Lead Scoring in RapidMiner Studio

Regardless of which tool you use, you’ll get a result that looks something like this — a weighted view of the lead attributes that actually result in more deals.

For example, in our RapidMiner lead scoring model. the number of product starts was the most important factor in predicting a purchase, and leads from Netherlands were more likely to close than any other country.

We used RapidMiner Server to automate adding our predictive lead score to Salesforce, but even a simple Excel output of your weighted attributes is enough for you to make those marketing automation point assignments using mathetically-sound principals instead of educated guesses. And that’s a huge step in the right direction, and you didn’t even have to spend a bunch of money on a predictive lead scoring product to make it happen.

Lastly, I highly recommend everyone read Myk Pono’s opus on How To Design Lead Nurturing, Lead Scoring, and Drip Email Campaigns. Myk goes into this and many more topics in great depth.

Whew, feels good to get that post off my chest 🙂

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Before you agree to widening the top of your lead funnel…

Few things cause CMOs to panic more than hearing the dreaded phrase “we need to widen the lead funnel” from the head of sales. Or the CEO. Or maybe even the board. What they all really want is more qualified opportunities and ultimately more ARR. Maybe that means widening the funnel. Maybe not. But the solution is much more complex than just delivering “more”. Let’s dig into what can go wrong when you try to widen the funnel.

Every CMO has a version of this spreadsheet, that starts with an ARR target and spits out a lead, marketing-qualified lead (MQL), and sales-qualified opportunity (SQO) goal using historical funnel conversion metrics. Here’s a simple example using made-up numbers:

In this case, I’ve taken the next quarters ARR goal of $5,000,000, assumed 75% of it comes from marketing, and that we’ll close 33% of the opportunites we create at an average deal size of $25,000. Based on these assumptions, my model spits out a lead target of 5051 and an MQL target of 1515.

When the next quarter comes along, we do the same exercise. Let’s say we’re shooting for 40% ARR growth, which means we need 40% more leads + MQLs.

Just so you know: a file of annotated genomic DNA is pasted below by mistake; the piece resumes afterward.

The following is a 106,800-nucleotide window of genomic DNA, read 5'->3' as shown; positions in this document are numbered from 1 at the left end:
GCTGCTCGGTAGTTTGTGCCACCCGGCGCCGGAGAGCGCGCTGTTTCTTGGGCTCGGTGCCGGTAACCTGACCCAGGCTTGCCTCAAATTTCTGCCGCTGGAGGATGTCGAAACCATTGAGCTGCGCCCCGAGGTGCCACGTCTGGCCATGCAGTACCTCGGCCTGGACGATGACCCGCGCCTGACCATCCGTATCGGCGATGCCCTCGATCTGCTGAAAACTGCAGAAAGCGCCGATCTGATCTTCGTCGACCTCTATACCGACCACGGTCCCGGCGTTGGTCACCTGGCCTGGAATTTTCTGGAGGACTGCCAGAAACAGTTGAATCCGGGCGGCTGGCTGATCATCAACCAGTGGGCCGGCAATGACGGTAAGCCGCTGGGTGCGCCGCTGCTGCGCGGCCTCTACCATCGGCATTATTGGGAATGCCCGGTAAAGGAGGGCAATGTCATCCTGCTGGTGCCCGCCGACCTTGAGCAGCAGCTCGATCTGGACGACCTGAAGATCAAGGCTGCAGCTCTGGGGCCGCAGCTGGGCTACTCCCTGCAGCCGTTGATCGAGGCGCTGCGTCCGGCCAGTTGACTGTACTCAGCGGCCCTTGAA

Here’s where the problems start happening.

In the early days of a company most MQLs come through inbound sources, but as the MQL target gets higher CMOs feel pressured to try new tactics to hit the goal. At that often means scaling paid programs that guarantee a certain number of leads based on targeted criteria like company size, role, industry etc. The targeted criteria helps ensure these leads become MQLs as they map to the attributes in your lead scoring process.

But not all MQLs are created equal. For example, your lead scoring processes probably overweight fit (think job title, industry, company size, etc) and underweight behavior/interest. So while those new paid leads look great in the spreadsheet you received from the vendor, they aren’t going to convert at the same rate as your primarily inbound funnel did in the past. So inside sales converts less of them into opportunities, and as a result probably loosens their qualification criteria to hit their numbers. Here’s how the funnel math looks now with the less qualified MQLs added in, impacting conversion:

When we lower the SQO conversion rate and the win rate just a little bit, the MQL target starts to spiral out of control. Because we’re not as efficient, our MQL target is now 85% higher than the previous quarter. If we play it out one final quarter, assuming we continue to get slightly less efficient, here’s what the targets looks like:

In this made up example, over four quarters our ARR target increased by 173% while our MQL target went up by 307%! And we had to pay for all those MQLs — and hire inside sales capacity to process them — driving our CAC way up. Of course I’m making a bunch of assumptions here that won’t hold true for everyone, but the point is that scaling the top of the funnel alone won’t lead to growth nirvana, and could be the entirely wrong thing to do.

Some companies like HubSpot rely entirely on widening the funnel to grow. This makes sense, as they sell in the massive SMB market and get most of their leads through low-cost inbound sources. But if your company sells into larger enterprises, has a vertical go-to-market, targets a niche persona, etc. you should be more focused on acquiring, converting, and closing the right leads, which might be measured only in tens or hundreds depending on your market.

Instead of just arbitrarily widening the funnel, what happens if we focus on scaling higher converting lead sources and targeting the right buyers? Magic. We generate higher quality leads, convert more of them, and win bigger deals. Much more efficiently. Going back to our prior example, hitting our Q2 target now only requires 84% more leads vs. 307% in the inefficent model.

If this sounds like I’m advocating for account-based marketing, you’re absolutely right. ABM is a great way to reach the prospects who are most likely to buy from you, improving funnel metrics. I also recommend products like Captora that help you grow the top of the funnel by scaling higher converting channels like organic search.

The net is that more isn’t always better. Often narrowing the top of the funnel is exactly what it takes to widen what really matters — the “Closed Won” funnel stage.